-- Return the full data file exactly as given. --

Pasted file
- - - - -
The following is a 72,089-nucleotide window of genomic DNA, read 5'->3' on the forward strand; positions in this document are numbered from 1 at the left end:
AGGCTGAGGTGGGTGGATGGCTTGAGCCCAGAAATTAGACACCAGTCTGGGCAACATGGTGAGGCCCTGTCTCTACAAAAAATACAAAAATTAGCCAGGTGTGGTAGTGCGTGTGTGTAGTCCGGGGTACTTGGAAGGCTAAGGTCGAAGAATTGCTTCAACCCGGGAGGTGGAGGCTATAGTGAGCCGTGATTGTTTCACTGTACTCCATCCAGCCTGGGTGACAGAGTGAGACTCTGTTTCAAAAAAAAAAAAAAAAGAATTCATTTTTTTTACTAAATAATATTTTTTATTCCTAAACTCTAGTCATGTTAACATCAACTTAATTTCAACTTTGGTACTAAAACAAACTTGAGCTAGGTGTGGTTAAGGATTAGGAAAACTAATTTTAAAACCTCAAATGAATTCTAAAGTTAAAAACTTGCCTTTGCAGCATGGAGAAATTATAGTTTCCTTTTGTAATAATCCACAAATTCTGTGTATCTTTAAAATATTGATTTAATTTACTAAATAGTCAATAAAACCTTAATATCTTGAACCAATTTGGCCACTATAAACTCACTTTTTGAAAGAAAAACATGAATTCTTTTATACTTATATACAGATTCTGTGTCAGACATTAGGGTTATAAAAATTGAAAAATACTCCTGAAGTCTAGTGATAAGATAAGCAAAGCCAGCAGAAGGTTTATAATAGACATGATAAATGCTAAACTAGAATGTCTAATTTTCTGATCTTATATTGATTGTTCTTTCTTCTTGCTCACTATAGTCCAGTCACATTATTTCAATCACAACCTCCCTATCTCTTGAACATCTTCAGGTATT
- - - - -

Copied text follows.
The following is a 72,089-nucleotide window of genomic DNA, read 5'->3' on the forward strand; positions in this document are numbered from 1 at the left end:
AGGCTGAGGTGGGTGGATGGCTTGAGCCCAGAAATTAGACACCAGTCTGGGCAACATGGTGAGGCCCTGTCTCTACAAAAAATACAAAAATTAGCCAGGTGTGGTAGTGCGTGTGTGTAGTCCGGGGTACTTGGAAGGCTAAGGTCGAAGAATTGCTTCAACCCGGGAGGTGGAGGCTATAGTGAGCCGTGATTGTTTCACTGTACTCCATCCAGCCTGGGTGACAGAGTGAGACTCTGTTTCAAAAAAAAAAAAAAAAGAATTCATTTTTTTTACTAAATAATATTTTTTATTCCTAAACTCTAGTCATGTTAACATCAACTTAATTTCAACTTTGGTACTAAAACAAACTTGAGCTAGGTGTGGTTAAGGATTAGGAAAACTAATTTTAAAACCTCAAATGAATTCTAAAGTTAAAAACTTGCCTTTGCAGCATGGAGAAATTATAGTTTCCTTTTGTAATAATCCACAAATTCTGTGTATCTTTAAAATATTGATTTAATTTACTAAATAGTCAATAAAACCTTAATATCTTGAACCAATTTGGCCACTATAAACTCACTTTTTGAAAGAAAAACATGAATTCTTTTATACTTATATACAGATTCTGTGTCAGACATTAGGGTTATAAAAATTGAAAAATACTCCTGAAGTCTAGTGATAAGATAAGCAAAGCCAGCAGAAGGTTTATAATAGACATGATAAATGCTAAACTAGAATGTCTAATTTTCTGATCTTATATTGATTGTTCTTTCTTCTTGCTCACTATAGTCCAGTCACATTATTTCAATCACAACCTCCCTATCTCTTGAACATCTTCAGGTATT